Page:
President's Commissions for Equity to realign as advisory bodies

May 01, 2018

UNIVERSITY PARK, Pa. — The President’s Commissions for Equity at Penn State will see changes to their activities and memberships to better reflect their charges as advisory bodies to Penn State’s leader. The changes, which will be implemented July 1, are intended to strengthen the individual and collective impact of each of the three commissions, while ensuring that each commission’s goals align with the University’s priorities and strategic vision.

The three groups — the Commission for Women (CFW); Commission for Lesbian, Gay, Bisexual, Transgender and Queer Equity (CLGBTQE); and Commission for Racial and Ethnic Diversity (CORED) — were appointed in the 1980s and ‘90s to serve as advisory councils to the president and Office of the President by communicating recommendations and observations about equity matters at the University.

In 1981, CFW was established with 18 members to advise on the status of women at Penn State, advocate for women’s concerns and to recommend solutions. Over the years, the scope and size of CFW, and the other two commissions, have expanded beyond their original charges. 

Beginning this summer, the commissions will refocus their work as advisory bodies to the president and President’s Council to address specific equity-related topics that support Penn State’s Strategic Plan. In consultation with various colleagues and offices across the University, each commission will identify recommendations and initiatives to fulfill established goals that align with the University’s vision to “assertively incorporate diversity, equity, and inclusion into our research, teaching, learning, outreach, assessment, operations, and decision making at both the unit and University levels, and equip Penn State leaders, faculty, and staff with the tools to foster diversity, measure results, be accountable, and further institutionalize a culture of inclusion.”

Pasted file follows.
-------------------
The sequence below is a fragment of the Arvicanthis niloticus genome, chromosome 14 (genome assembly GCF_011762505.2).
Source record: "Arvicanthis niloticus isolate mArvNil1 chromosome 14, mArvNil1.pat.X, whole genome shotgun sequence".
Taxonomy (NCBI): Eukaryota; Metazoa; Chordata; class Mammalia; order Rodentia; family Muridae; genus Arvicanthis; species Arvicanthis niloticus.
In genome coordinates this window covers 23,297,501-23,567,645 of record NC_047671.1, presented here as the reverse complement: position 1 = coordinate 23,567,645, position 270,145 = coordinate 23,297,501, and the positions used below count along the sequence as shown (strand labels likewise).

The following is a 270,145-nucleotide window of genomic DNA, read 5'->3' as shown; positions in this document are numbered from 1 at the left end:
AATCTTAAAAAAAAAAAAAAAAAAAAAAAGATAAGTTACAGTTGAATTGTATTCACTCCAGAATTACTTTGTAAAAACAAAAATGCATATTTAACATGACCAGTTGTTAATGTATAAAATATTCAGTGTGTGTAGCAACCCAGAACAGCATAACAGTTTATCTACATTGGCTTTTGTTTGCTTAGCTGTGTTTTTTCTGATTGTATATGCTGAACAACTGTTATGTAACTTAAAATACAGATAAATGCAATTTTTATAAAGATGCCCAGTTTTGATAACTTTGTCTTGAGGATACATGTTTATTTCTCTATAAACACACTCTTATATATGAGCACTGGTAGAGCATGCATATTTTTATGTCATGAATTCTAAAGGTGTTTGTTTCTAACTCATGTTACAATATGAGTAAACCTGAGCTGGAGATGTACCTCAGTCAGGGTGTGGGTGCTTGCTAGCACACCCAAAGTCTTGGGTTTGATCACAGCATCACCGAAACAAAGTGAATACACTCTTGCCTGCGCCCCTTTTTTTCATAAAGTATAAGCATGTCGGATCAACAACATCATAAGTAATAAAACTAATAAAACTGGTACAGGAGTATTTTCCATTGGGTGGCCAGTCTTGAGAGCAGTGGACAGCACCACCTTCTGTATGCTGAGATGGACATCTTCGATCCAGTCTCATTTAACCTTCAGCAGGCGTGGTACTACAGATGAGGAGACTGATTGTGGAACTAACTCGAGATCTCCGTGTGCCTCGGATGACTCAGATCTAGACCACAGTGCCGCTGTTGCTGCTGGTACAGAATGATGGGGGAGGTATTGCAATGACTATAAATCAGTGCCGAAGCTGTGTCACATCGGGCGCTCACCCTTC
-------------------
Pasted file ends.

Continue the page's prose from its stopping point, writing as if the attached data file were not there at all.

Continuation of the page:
In addition, changes will include a new nomination process for members and a cap on membership size.

“The equity commissions are integral to our University and historically have provided valuable insight, dedication and service in the areas of diversity, equity and inclusion, which are pivotal to our mission,” said Penn State President Eric Barron. “By refocusing their goals and structures to better align with their original charges as advisory bodies, I hope this valued work will have an even greater and more positive impact on the lives of students, faculty and staff across Penn State.”

Beginning July 1, each of the three President’s Commissions for Equity will be aligned to:

  • Address a goal or focus identified by the president that aligns with University priorities and strategic plan;
  • Be comprised of up to 15 members appointed by the president; and
  • Offer salient recommendation(s) that respond to the identified goal(s).

Penn State’s Office for Educational Equity will help implement these changes and will provide each commission with guidance on benchmarking, research, relationship development and related activities.  

“I am particularly interested in these commissions helping to identify barriers that inhibit the full inclusion and advancement of people from underrepresented and underserved populations. Considering the vast expanse of our complex University, it is important for us to be inclusive and represent a broad array of interests and needs,” Barron said. “I encourage each commission to think about ways they could use research, benchmarking and other metrics to make data-driven recommendations to fulfill our collective goals.”

New members — who will consist of faculty, staff and students — will be considered based on areas of expertise, experience and potential to contribute to the commissions’ goals. There will be representatives from Penn State’s campuses on each commission, and students from the University Park Undergraduate Association also will be included.

In addition to support for fulfilling new strategic goals, when interest is determined and volunteers identified, the Office for Educational Equity will provide funding for the continuity of signature programs, which have existed over multiple years and have a wide reach.

“We are eager to support the president’s vision and honor the original intent of the commissions for equity,” said Marcus Whitehurst, vice provost for Educational Equity. “These advisory bodies will leverage Penn State’s talent and expertise to further our diversity and inclusion goals, and operationalize our values.”

Nominations for new members will be solicited publicly at a later date, as all current members’ terms expire June 30, 2018. 

While the advisory-focused commissions will have no more than 15 members, program affiliates are encouraged to continue to volunteer to support signature programs.

These changes apply only to the President’s Commissions for Equity at University Park. Employees in equity-focused groups at other Penn State campuses should continue to consult their campus leaders and sponsors for support and direction.

For more information, questions may be addressed to Sonia DeLuca Fernández, assistant vice provost for Educational Equity, at  

Last Updated September 04, 2020